My name is Padma, I’m 18 years old and I’m a senior in high school. When I was 8 months old, I took a life changing flight from Mumbai, India to the Boston Airport. This was my first flight ever, and it was the beginning of my life in America — the only life I’ve ever known.
Growing up, I always saw myself as every other American. My friends and I played in our backyards together, learned in the same classrooms, and our parents were friends. I grew up speaking English, playing on a local girl’s soccer team, dressing up Barbie dolls, and enjoying fast food.
My favorite activity of all time, though, was visiting an arcade called Putt Putt Fun House in Houston, Texas, with my dad. I loved to rock climb, play laser tag, and play Deal or No Deal at the arcade. In the 2nd grade, I decided to have my 8th birthday party there, and I invited every single person in my class. I relished being with my closest friends in the place that I loved, and had some of my fondest memories with them. I had found my people, after years of being a shy kid.
Another frequent activity of mine was playing house with my friends during recess. Whatever I was — the mother, the child, the secret agent — I imagined my life 20 years from then, living in the US. I thought we were all in the same boat, as Americans.
When I was in middle school, we visited Canada. I thought we were going on a small vacation, until I came to understand that we needed to visit the American Embassy in Ottawa, in order to get our multiple entry visa. I was confused, but they told me we needed to go there in order to come back home in the US. It was then that my parents explained that I’m not like every other American. As an Indian immigrant, I remained on an H-4 visa dependent on my mom’s work permit, even though we applied for permanent residency in 2013. I realized living on an H-4 visa, waiting in an endless line for a Green Card, has major drawbacks. Every three years, I have to file for an extension for our visa, despite the fact that I’ve lived here for 18 years. Each time is anxiety-inducing for me and my family, as we never know if we will be denied and sent back “home.” This was particularly scary for me because I had no memory of India, yet it is technically considered my place of permanent residence.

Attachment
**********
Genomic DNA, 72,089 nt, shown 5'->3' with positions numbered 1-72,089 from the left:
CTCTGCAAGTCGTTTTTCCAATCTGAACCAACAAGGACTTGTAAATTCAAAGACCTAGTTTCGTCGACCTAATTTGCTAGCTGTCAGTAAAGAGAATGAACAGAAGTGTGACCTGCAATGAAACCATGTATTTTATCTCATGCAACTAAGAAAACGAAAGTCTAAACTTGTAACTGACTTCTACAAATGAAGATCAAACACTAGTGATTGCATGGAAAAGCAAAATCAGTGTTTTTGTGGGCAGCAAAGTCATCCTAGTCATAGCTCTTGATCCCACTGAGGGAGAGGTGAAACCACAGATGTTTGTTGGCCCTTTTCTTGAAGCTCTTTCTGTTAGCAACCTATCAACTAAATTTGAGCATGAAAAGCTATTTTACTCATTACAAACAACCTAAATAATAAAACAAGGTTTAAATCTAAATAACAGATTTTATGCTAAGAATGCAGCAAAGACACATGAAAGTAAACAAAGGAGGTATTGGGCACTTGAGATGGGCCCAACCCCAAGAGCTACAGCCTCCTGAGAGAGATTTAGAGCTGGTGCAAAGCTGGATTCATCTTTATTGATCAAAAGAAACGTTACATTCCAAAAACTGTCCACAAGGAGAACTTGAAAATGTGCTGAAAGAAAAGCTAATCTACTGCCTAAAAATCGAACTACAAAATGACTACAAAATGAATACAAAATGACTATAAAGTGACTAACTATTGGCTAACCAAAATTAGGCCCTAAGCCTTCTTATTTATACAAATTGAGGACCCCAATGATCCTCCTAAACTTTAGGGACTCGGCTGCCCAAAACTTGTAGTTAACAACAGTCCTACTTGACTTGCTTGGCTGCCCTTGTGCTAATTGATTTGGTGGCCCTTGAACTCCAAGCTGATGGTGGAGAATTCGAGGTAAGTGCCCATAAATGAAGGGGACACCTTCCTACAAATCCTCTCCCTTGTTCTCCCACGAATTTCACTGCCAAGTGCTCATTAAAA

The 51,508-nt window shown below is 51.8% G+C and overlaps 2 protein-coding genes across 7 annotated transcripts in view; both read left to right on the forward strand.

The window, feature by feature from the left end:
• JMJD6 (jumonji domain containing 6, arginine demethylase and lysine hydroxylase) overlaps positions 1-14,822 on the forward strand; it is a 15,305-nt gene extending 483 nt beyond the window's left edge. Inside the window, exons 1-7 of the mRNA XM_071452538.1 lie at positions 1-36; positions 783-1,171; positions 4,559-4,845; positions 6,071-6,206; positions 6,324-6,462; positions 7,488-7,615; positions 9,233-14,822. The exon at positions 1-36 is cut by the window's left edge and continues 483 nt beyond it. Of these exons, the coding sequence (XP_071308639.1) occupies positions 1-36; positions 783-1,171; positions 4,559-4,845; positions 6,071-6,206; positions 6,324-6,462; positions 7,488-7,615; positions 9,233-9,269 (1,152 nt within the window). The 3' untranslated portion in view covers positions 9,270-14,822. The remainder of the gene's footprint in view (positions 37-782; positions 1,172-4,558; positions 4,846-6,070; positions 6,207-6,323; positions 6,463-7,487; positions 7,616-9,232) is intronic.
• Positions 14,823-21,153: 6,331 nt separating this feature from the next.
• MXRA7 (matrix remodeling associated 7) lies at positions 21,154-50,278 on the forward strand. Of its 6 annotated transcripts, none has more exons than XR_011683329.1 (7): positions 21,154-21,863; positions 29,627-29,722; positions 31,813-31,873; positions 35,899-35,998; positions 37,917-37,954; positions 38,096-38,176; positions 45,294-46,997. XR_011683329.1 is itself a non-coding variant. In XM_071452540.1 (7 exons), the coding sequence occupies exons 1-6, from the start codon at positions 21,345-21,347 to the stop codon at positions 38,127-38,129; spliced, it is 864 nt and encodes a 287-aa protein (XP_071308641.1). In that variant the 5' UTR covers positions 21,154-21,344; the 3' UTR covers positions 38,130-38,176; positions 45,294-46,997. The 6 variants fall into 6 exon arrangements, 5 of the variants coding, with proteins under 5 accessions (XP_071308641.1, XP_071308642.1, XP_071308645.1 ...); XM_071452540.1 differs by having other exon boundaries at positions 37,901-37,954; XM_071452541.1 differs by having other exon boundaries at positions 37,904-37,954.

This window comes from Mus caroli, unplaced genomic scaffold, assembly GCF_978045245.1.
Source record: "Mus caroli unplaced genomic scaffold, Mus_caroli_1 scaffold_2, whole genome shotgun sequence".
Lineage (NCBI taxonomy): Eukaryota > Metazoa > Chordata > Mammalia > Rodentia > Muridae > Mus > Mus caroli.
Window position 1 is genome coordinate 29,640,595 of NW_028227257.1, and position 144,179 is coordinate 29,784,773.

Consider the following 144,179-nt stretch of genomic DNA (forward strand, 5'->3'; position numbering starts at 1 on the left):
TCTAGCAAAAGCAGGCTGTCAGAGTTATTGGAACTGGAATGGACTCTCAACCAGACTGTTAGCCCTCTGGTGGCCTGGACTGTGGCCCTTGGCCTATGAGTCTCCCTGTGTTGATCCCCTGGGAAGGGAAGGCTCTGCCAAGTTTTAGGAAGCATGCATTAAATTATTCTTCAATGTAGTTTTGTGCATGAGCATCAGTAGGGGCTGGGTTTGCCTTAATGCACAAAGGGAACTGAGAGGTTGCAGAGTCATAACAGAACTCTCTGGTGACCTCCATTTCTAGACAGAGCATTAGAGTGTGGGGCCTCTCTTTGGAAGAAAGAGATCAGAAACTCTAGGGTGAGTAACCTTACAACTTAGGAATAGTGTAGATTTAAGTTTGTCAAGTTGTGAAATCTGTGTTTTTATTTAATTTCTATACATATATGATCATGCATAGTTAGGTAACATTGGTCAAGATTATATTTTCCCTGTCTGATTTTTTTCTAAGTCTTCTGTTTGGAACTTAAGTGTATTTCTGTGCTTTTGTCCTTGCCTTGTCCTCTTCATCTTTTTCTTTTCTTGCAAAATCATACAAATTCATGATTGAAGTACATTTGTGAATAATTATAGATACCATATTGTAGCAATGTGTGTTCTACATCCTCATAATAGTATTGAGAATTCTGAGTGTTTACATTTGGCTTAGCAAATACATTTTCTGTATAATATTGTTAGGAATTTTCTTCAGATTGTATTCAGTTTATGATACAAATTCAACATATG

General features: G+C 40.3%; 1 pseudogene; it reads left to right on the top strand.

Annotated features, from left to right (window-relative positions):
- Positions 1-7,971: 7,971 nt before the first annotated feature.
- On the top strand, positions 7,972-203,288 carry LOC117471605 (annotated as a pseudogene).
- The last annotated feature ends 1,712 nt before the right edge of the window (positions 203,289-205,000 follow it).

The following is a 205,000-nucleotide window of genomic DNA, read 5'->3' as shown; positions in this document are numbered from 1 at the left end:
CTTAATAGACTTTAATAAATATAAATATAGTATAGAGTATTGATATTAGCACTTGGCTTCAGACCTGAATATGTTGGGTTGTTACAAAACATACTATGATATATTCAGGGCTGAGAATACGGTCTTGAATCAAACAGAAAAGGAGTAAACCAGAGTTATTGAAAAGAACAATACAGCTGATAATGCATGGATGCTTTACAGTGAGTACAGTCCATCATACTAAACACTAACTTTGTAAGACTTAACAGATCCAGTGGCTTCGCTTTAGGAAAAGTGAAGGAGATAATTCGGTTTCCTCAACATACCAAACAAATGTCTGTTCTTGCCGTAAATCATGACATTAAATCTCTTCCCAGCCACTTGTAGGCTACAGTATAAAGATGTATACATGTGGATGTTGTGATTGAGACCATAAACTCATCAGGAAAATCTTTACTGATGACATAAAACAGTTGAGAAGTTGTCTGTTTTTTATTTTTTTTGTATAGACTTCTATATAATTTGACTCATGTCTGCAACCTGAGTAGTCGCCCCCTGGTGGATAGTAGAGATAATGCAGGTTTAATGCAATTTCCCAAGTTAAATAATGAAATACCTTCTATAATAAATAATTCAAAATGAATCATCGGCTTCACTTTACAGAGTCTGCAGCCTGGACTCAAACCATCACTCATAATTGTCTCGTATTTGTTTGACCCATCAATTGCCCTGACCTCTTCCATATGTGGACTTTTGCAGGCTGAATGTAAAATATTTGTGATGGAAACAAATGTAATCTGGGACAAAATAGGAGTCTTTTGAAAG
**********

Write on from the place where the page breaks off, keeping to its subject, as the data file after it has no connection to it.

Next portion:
Throughout high school, I’ve tried to embrace the American culture that I’ve grown up with. I joined my school’s marching band, and at every home football game, I proudly play “The Star Spangled Banner” on my saxophone with the rest of my American friends. I work hard in school, and do what I can to volunteer and give back to my community. However, I learned that I can’t work, get a normal driver’s license, or accept most scholarships for college. Worst of all, I could be deported at age 21 if I don’t switch to another visa and start the immigration process all over. Even if I do switch to a student visa in college, I would be considered an international student, and my entire existence growing up in America wouldn’t matter or be accounted for.
My best friends talk excitedly about gaining work experience on campus, earning money over the summer, and even voting. I can’t do any of these things, despite us having many of the same experiences in America. I recently committed to studying at the University of Michigan in Ann Arbor, and I look forward to majoring in neuroscience, and becoming a scientific researcher, but I’m scared. I don’t want to leave what I consider to be my nation.
I hope one day I can truly call the only country I’ve ever known “home.”
Improve The Dream is a youth-led advocacy organization bringing awareness for over 200,000 children of long-term visa holders who face self-deportation, despite growing up in the United States with a documented status. If you know someone who is a Documented Dreamer, please share the following link so they can join our advocacy community to stay updated and connect with other Documented Dreamers: ImproveTheDream.org/survey.